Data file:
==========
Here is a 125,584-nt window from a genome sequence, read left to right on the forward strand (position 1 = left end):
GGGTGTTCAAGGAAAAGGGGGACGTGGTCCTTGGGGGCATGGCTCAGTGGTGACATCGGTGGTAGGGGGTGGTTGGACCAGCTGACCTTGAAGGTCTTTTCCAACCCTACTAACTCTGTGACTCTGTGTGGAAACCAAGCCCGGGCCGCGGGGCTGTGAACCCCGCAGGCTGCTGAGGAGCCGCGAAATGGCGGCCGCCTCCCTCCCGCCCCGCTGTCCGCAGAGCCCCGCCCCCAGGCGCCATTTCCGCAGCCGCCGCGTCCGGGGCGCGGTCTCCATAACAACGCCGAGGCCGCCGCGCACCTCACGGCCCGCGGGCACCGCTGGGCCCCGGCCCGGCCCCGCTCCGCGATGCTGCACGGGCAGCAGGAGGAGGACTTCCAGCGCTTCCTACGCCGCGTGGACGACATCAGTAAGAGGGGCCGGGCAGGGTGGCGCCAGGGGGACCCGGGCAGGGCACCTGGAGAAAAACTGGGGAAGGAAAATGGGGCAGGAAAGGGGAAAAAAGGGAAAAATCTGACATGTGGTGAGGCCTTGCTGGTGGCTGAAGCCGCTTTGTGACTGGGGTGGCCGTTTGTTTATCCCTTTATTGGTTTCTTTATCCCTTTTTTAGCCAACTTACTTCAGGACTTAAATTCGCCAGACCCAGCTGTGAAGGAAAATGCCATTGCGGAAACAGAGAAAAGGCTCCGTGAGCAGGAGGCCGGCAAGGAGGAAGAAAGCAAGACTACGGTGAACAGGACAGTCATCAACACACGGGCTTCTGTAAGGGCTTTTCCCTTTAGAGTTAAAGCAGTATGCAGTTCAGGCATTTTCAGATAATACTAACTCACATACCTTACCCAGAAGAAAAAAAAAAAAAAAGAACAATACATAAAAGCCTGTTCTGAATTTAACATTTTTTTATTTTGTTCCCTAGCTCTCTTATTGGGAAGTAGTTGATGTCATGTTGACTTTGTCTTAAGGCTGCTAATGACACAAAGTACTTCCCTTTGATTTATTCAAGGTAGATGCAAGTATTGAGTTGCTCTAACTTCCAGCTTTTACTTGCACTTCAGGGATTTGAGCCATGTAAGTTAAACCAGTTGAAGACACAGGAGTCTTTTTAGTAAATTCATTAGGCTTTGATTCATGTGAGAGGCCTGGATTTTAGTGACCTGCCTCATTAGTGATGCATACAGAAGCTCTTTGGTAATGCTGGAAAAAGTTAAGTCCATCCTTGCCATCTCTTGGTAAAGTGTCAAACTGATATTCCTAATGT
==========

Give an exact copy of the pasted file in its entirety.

Here is a 125,584-nt window from a genome sequence, read left to right on the forward strand (position 1 = left end):
GGGTGTTCAAGGAAAAGGGGGACGTGGTCCTTGGGGGCATGGCTCAGTGGTGACATCGGTGGTAGGGGGTGGTTGGACCAGCTGACCTTGAAGGTCTTTTCCAACCCTACTAACTCTGTGACTCTGTGTGGAAACCAAGCCCGGGCCGCGGGGCTGTGAACCCCGCAGGCTGCTGAGGAGCCGCGAAATGGCGGCCGCCTCCCTCCCGCCCCGCTGTCCGCAGAGCCCCGCCCCCAGGCGCCATTTCCGCAGCCGCCGCGTCCGGGGCGCGGTCTCCATAACAACGCCGAGGCCGCCGCGCACCTCACGGCCCGCGGGCACCGCTGGGCCCCGGCCCGGCCCCGCTCCGCGATGCTGCACGGGCAGCAGGAGGAGGACTTCCAGCGCTTCCTACGCCGCGTGGACGACATCAGTAAGAGGGGCCGGGCAGGGTGGCGCCAGGGGGACCCGGGCAGGGCACCTGGAGAAAAACTGGGGAAGGAAAATGGGGCAGGAAAGGGGAAAAAAGGGAAAAATCTGACATGTGGTGAGGCCTTGCTGGTGGCTGAAGCCGCTTTGTGACTGGGGTGGCCGTTTGTTTATCCCTTTATTGGTTTCTTTATCCCTTTTTTAGCCAACTTACTTCAGGACTTAAATTCGCCAGACCCAGCTGTGAAGGAAAATGCCATTGCGGAAACAGAGAAAAGGCTCCGTGAGCAGGAGGCCGGCAAGGAGGAAGAAAGCAAGACTACGGTGAACAGGACAGTCATCAACACACGGGCTTCTGTAAGGGCTTTTCCCTTTAGAGTTAAAGCAGTATGCAGTTCAGGCATTTTCAGATAATACTAACTCACATACCTTACCCAGAAGAAAAAAAAAAAAAAAGAACAATACATAAAAGCCTGTTCTGAATTTAACATTTTTTTATTTTGTTCCCTAGCTCTCTTATTGGGAAGTAGTTGATGTCATGTTGACTTTGTCTTAAGGCTGCTAATGACACAAAGTACTTCCCTTTGATTTATTCAAGGTAGATGCAAGTATTGAGTTGCTCTAACTTCCAGCTTTTACTTGCACTTCAGGGATTTGAGCCATGTAAGTTAAACCAGTTGAAGACACAGGAGTCTTTTTAGTAAATTCATTAGGCTTTGATTCATGTGAGAGGCCTGGATTTTAGTGACCTGCCTCATTAGTGATGCATACAGAAGCTCTTTGGTAATGCTGGAAAAAGTTAAGTCCATCCTTGCCATCTCTTGGTAAAGTGTCAAACTGATATTCCTAATGT